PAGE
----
Domestic Bliss Report

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Friday, January 05, 2007

On common culture

Warning: This post has been percolating for a while and I don't want it to get lost in the shuffle to New Blogger. Please excuse the clumsiness of wording and incomplete ideas--no profanity is used. And hey, this IS just a blog, after all.
I've been reading The Educated Child (see sidebar), and I've finished the chapters of subject areas. The history section has as part of its discussion the idea of our children needing a common culture, common history, as touchpoints for national unity. I agree with that idea. If in studying the Kennedy era one has no idea what Camelot was, with King Arthur and Guenevere et al., you really don't get it.
I used to think of Sesame Street as a touchpoint, but I'll admit--my kids don't watch it often. It's not the same as when I was growing up; it's more "interpersonal relations" than letters, introductory phonics, or numbers. And what in Heaven's name is the point of Elmo's World?
So, now we're in 2007. What are some common cultural discussion points? I remember when River Phoenix died and was thus heralded as the Champion of Disillusioned Generation X, and Kurt Cobain was later the spokesman for my generation. Problem: I don't think I've done enough heroin (as in any) to regard either of them as peers.
Are we too diverse a country to have them? I recall hearing of a discussion regarding official language here in the U.S. The discussion centered on Spanish, but frankly, I still think that would be a regional choice. Here in Motown we have a large and growing Arabic-speaking community. Should Wayne County have a second official language? Should Macomb, with the Hmong in Warren and the Albanian in the Romeo area? When should we expect immigrants to speak the language of the majority of their country, if ever?
Are they ideas I want in my home? If you tell me in order to understand their country and its role in the world my kids need to be acquainted with most of the "works" in our local B. Dalton, you're out of your mind. Things like this or this or this... I don't think so. (side note: children's lit is a mess. I think the reason so many pop culture "icons" like Madonna think they can write it is because they see the dearth of quality in their own kids' books and think, "I can do better than this!" Exception: John Lithgow.)
I've recently gone on a classics kick, in preparation for classical homeschooling at the high school level. If I want to be prepared to discuss some of that stuff, even in ten years, I'd better start now. Out go the historical romance and Oprah's book club; bring on Herodotus, Wilde, Dumas, Shakespeare, Dickens, Twain, Orwell...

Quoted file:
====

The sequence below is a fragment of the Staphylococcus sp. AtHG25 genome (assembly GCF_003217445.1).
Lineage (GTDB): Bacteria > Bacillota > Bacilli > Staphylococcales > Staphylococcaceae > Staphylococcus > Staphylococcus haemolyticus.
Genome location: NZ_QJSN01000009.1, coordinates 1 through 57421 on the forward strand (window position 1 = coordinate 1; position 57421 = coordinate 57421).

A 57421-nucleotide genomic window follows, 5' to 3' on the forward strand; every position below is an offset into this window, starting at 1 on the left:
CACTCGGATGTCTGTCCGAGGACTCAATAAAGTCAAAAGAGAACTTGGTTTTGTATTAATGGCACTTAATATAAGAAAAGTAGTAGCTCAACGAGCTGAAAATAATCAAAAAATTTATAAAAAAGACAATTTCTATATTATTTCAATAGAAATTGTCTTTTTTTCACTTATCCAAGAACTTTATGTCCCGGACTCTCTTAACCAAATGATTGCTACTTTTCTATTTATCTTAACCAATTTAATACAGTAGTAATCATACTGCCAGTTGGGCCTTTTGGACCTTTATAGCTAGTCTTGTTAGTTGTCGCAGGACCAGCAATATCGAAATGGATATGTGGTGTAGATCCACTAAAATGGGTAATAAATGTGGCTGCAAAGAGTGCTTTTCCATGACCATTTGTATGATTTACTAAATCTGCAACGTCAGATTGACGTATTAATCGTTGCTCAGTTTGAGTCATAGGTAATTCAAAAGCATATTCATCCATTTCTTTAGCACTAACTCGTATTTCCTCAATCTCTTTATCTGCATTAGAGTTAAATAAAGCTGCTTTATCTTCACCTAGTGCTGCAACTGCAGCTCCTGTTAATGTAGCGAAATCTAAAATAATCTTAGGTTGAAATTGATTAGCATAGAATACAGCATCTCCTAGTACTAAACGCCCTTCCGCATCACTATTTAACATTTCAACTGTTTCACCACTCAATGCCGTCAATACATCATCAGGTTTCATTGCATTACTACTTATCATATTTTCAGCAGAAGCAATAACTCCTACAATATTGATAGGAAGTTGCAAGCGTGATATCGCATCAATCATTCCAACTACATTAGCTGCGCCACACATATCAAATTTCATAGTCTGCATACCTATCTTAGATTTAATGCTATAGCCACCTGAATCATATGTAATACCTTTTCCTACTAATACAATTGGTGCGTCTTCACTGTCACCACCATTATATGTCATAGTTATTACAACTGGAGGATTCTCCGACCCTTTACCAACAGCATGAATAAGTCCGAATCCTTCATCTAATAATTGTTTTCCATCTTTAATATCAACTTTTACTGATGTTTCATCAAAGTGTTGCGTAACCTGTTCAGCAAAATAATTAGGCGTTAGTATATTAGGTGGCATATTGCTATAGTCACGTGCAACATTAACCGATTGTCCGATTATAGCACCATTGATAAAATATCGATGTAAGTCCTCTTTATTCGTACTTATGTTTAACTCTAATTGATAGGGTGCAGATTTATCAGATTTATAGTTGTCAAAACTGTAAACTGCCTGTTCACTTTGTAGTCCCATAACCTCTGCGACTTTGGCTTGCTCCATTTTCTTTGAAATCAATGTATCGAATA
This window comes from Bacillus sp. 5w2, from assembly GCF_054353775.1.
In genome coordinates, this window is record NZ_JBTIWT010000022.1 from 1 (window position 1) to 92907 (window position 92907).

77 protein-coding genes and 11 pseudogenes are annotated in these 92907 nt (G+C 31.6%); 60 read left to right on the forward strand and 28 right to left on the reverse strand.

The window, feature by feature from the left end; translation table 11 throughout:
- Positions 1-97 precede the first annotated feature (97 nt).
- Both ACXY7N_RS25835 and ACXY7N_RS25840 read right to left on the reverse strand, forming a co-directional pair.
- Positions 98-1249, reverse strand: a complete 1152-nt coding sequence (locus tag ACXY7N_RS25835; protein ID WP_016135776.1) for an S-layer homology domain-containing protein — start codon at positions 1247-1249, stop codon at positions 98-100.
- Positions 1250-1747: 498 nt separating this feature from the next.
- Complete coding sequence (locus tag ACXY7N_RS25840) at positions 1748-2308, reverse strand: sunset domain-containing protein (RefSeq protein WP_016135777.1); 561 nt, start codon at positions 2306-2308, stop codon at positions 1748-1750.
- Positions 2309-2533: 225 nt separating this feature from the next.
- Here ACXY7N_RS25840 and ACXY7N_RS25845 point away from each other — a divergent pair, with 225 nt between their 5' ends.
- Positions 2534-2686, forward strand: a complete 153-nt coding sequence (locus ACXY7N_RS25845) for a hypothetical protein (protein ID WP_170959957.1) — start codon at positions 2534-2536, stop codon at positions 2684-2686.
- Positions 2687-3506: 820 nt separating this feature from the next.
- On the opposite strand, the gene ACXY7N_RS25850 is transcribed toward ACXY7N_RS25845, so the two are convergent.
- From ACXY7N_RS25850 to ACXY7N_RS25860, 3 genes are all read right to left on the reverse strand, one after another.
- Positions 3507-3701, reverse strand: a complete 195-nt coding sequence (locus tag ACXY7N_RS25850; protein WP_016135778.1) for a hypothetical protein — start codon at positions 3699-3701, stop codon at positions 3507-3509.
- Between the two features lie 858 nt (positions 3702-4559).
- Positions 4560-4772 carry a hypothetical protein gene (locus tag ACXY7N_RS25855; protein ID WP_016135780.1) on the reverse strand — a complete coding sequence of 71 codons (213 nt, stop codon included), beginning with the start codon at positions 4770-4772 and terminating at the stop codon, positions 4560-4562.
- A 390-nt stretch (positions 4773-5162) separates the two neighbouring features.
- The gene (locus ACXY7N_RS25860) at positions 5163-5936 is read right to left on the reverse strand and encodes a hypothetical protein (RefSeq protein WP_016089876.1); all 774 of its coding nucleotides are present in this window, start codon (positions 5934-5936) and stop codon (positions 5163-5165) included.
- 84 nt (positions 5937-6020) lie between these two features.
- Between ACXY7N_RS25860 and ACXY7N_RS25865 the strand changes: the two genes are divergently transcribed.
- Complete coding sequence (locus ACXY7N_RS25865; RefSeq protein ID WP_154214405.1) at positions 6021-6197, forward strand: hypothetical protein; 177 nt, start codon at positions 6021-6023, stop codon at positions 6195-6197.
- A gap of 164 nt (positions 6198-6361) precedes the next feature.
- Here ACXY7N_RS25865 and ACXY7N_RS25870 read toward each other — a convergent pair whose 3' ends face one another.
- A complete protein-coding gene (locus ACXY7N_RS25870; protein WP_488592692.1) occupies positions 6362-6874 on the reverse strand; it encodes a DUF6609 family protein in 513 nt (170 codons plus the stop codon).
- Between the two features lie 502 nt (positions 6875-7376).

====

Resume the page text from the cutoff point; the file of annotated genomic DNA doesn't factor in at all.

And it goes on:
Then things like this happen (Library purging article at American Spectator) and Rich Leonardi asks some very valid questions (Rich's post on cultural repositories).
I wonder who's in charge of coming up with our common culture, and terrified of what those touchpoints could turn out to be.

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1 Comments:

At 7:56 PM, Blogger Milehimama said...

I'm not sure there is such a thing as a unified American pop culture. Our society is, almost by definition, a mosaic of different cultures.
I think really, giving children the critical thinking skills and love of learning to become knowledgeable about the subculture of their choice is better than trying to give our kids the lowest common denominator of pop culture. Giving them the ability to learn Arabic or Spanish on their own, the confidence to learn new skills in new "cultures", the roots to keep them grounded when everyone around them is washing out.
Even I, an adult, have trouble making a "fit" sometimes. I am writing a movie, and when I talk to the other screenwriters, I wear one hat with one point of reference - being able to discuss how being the director affects a script, delving into debate about whether adaptation should be faithful to the spirit or the letter of the work, and of course, the Zeitgeist. When I was reviewing TV shows I had a different point of reference - sly comments referencing SpongeBob or even shows I hadn't seen (Survivor, Sex and the City) but were in the audiences' point of reference. (The internet and episode guides are your friend!) When I am at a traditional Catholic homeschooling conference, there is another one that assumes familiarity with John Dewey's educational models vs. Waldorf, Mason, Montessori; Little House books, and up to snuff on the debate of natural vs. plastic materials.
I have writer/reader friends, homeschool friends, church friends, and best friends... and often they never meet each other, sometimes they overlap. I can only assume the same will be true for my kids.
Modern America requires us to be Renaissance men, with a hand or foot in many spheres.

 

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